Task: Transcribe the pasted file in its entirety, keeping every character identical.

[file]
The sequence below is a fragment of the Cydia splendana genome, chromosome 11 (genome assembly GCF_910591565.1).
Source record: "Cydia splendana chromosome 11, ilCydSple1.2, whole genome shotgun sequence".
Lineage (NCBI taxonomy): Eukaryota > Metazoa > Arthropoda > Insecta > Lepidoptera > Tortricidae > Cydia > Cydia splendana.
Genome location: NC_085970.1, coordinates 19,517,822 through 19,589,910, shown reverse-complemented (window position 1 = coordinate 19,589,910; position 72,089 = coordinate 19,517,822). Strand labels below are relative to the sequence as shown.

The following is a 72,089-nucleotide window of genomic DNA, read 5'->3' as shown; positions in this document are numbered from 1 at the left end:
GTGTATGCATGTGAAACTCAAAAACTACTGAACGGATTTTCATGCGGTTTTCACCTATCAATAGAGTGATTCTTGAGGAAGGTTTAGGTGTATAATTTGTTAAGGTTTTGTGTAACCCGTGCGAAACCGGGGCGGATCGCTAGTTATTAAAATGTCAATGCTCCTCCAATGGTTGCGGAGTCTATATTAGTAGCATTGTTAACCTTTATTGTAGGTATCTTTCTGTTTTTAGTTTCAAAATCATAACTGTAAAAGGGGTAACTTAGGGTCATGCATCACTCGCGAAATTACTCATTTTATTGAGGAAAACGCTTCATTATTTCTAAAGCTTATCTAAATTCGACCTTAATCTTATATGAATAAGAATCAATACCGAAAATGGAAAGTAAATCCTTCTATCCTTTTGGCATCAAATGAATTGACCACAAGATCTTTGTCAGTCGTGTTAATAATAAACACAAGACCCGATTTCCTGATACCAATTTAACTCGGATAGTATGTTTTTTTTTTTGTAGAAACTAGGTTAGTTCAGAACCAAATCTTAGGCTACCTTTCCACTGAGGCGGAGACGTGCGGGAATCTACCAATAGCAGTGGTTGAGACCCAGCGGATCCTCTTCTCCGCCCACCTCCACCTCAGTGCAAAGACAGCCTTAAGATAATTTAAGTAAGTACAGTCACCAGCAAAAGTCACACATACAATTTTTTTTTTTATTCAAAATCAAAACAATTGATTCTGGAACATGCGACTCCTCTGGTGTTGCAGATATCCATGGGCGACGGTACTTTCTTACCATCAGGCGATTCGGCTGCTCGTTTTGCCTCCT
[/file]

The sequence below is a fragment of the Cydia splendana genome, chromosome 11 (genome assembly GCF_910591565.1).
Source record: "Cydia splendana chromosome 11, ilCydSple1.2, whole genome shotgun sequence".
Lineage (NCBI taxonomy): Eukaryota > Metazoa > Arthropoda > Insecta > Lepidoptera > Tortricidae > Cydia > Cydia splendana.
Genome location: NC_085970.1, coordinates 19,517,822 through 19,589,910, shown reverse-complemented (window position 1 = coordinate 19,589,910; position 72,089 = coordinate 19,517,822). Strand labels below are relative to the sequence as shown.

The following is a 72,089-nucleotide window of genomic DNA, read 5'->3' as shown; positions in this document are numbered from 1 at the left end:
GTGTATGCATGTGAAACTCAAAAACTACTGAACGGATTTTCATGCGGTTTTCACCTATCAATAGAGTGATTCTTGAGGAAGGTTTAGGTGTATAATTTGTTAAGGTTTTGTGTAACCCGTGCGAAACCGGGGCGGATCGCTAGTTATTAAAATGTCAATGCTCCTCCAATGGTTGCGGAGTCTATATTAGTAGCATTGTTAACCTTTATTGTAGGTATCTTTCTGTTTTTAGTTTCAAAATCATAACTGTAAAAGGGGTAACTTAGGGTCATGCATCACTCGCGAAATTACTCATTTTATTGAGGAAAACGCTTCATTATTTCTAAAGCTTATCTAAATTCGACCTTAATCTTATATGAATAAGAATCAATACCGAAAATGGAAAGTAAATCCTTCTATCCTTTTGGCATCAAATGAATTGACCACAAGATCTTTGTCAGTCGTGTTAATAATAAACACAAGACCCGATTTCCTGATACCAATTTAACTCGGATAGTATGTTTTTTTTTTTGTAGAAACTAGGTTAGTTCAGAACCAAATCTTAGGCTACCTTTCCACTGAGGCGGAGACGTGCGGGAATCTACCAATAGCAGTGGTTGAGACCCAGCGGATCCTCTTCTCCGCCCACCTCCACCTCAGTGCAAAGACAGCCTTAAGATAATTTAAGTAAGTACAGTCACCAGCAAAAGTCACACATACAATTTTTTTTTTTATTCAAAATCAAAACAATTGATTCTGGAACATGCGACTCCTCTGGTGTTGCAGATATCCATGGGCGACGGTACTTTCTTACCATCAGGCGATTCGGCTGCTCGTTTTGCCTCCT